The American Prospect has a fascinating if harrowing new report on the cyclical violence of the finance sector. It goes like this: public employees invest in pension funds, which are managed by private firms. The option to do this is, of course, a smart move, and largely a good thing, at least according to the capitalist structure under which we live. In turn, those private firms then take those pension funds and invest them, hoping to get the highest return, for both themselves, and the pension holders. That's how those same funds end up being major investors in private equity firms — which then take that money, and eviscerate the livelihoods of their workers in under to turn a profit for their investors, who, it turns out, are largely public employees.
From the article:
Public pension funds are now the largest backers of private equity, based on a database of 6,700 buyouts between 1997 and 2018 collected by recently graduated Columbia Business School Ph.D. student Vrinda Mittal. Pension funds, which are almost one-third of all investors in private equity, have invested 13 percent of their capital in the asset class—over $620 billion in 2022—up from 3.5 percent in 2001 and 8.3 percent in 2011, according to data from public pension research nonprofit Equable Institute. Pension funds like CalPERS, the second-largest in the U.S. with $462 billion in assets, said they are planning to allocate more money to private equity.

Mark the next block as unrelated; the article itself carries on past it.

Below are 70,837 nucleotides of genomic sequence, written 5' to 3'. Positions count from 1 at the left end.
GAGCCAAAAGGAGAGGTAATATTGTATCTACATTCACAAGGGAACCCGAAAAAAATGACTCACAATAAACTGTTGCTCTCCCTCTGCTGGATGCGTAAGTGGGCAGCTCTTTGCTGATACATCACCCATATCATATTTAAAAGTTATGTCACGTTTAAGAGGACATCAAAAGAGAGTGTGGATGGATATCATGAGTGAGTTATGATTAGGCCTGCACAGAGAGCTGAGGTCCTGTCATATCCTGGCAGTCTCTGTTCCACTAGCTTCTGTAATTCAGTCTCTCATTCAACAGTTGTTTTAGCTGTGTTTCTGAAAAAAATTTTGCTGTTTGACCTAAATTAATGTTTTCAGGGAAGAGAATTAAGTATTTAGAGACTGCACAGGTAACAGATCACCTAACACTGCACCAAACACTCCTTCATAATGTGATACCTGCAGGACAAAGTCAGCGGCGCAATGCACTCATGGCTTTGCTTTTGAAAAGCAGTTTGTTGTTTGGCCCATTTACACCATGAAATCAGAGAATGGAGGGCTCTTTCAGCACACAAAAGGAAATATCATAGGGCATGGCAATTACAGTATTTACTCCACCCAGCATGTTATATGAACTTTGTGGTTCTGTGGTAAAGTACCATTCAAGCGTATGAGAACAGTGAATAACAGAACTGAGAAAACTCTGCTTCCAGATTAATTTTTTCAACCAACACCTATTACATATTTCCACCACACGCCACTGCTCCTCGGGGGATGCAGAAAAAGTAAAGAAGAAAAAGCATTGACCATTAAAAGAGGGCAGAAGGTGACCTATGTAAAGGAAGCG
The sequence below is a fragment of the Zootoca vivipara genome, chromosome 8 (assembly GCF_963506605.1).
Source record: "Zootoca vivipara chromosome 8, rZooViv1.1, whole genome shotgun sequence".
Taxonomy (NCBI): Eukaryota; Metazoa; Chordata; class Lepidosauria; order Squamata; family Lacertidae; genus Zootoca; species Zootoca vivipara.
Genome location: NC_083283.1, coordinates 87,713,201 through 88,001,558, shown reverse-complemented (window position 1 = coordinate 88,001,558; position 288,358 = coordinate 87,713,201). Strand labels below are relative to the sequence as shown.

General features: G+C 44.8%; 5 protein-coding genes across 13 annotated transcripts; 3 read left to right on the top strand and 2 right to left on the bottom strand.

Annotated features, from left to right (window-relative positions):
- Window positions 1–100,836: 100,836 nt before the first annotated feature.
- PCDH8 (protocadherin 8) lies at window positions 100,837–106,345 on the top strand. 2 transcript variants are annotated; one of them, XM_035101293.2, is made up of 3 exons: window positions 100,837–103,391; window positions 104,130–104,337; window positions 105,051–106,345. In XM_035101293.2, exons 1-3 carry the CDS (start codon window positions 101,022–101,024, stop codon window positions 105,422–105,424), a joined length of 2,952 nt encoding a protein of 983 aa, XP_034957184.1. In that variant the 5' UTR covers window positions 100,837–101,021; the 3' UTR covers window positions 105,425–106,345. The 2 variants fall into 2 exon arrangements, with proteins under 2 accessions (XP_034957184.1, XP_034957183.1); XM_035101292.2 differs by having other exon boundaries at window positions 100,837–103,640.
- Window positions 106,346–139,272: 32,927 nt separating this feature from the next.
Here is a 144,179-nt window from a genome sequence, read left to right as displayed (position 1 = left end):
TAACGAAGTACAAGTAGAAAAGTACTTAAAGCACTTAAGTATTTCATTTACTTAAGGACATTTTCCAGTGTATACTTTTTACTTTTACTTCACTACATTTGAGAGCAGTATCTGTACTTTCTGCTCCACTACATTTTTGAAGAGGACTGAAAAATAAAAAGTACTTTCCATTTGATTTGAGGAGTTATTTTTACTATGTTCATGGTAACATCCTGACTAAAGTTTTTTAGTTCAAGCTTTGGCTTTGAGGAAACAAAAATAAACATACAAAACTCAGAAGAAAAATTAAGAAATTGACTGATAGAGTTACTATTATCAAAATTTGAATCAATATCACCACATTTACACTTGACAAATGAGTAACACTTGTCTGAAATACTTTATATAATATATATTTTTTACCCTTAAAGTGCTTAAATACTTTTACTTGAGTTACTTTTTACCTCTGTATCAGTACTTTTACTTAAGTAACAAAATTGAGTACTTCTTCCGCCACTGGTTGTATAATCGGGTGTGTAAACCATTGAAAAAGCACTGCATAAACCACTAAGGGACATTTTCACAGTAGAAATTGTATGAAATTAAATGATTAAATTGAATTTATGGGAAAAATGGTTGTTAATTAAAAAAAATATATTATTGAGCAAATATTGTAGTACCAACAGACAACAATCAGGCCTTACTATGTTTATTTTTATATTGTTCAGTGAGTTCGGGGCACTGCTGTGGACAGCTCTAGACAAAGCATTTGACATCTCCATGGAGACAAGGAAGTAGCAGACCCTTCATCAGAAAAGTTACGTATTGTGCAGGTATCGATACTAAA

"Private equity is fundamentally dependent upon public pension funds. [This] gives them a lot more power," said David H. Webber, a Boston University law professor who writes about shareholder activism.
Public pension funds have been unmoved by an array of studies showing that private equity buyouts have led to job losses, wage cuts, lower revenue, labor productivity decline, and company bankruptcies. There are even examples of public employee savings being used to cut the wages of their own members. In 2011, Aramark, then private equity–owned and backed by 37 state and local retirement funds, underbid a custodians' union for school cleaning contracts, and then offered the custodians their jobs back at $11 less per hour.
"If you're killing jobs, even if you get a good return, you could be hurting the fund because now you don't have people paying into it," Webber said.
In a way, it makes me think about the recent debates over ESG or Environmental, Social, and Governmental Funds. Some financial institutions offer targeted investments that focus on companies that hit certain environmental goals, for example, or companies that demonstrate certain levels of ethics or transparency or diversity commitments. Some lawmakers have complained about these funds — not because of the obvious cynical reason that, hey, isn't this just a dressed-up neoliberal marketing scheme that perpetuates a problematic system with a few friendly platitudes? But rather, because those lawmakers think that everyone — particular public employees — should be required to invest their capital into anything that will give them the most ROI, no matter how much it destroys the planet, or their own livelihoods, or anything else.
But it turns out, you don't even need to block ESG funds to ensure that the investment system continues to feed the beast. What's that saying about ethical consumption under capitalism?
Workers Funding Other Workers' Misery [Rachel Phua / American Prospect]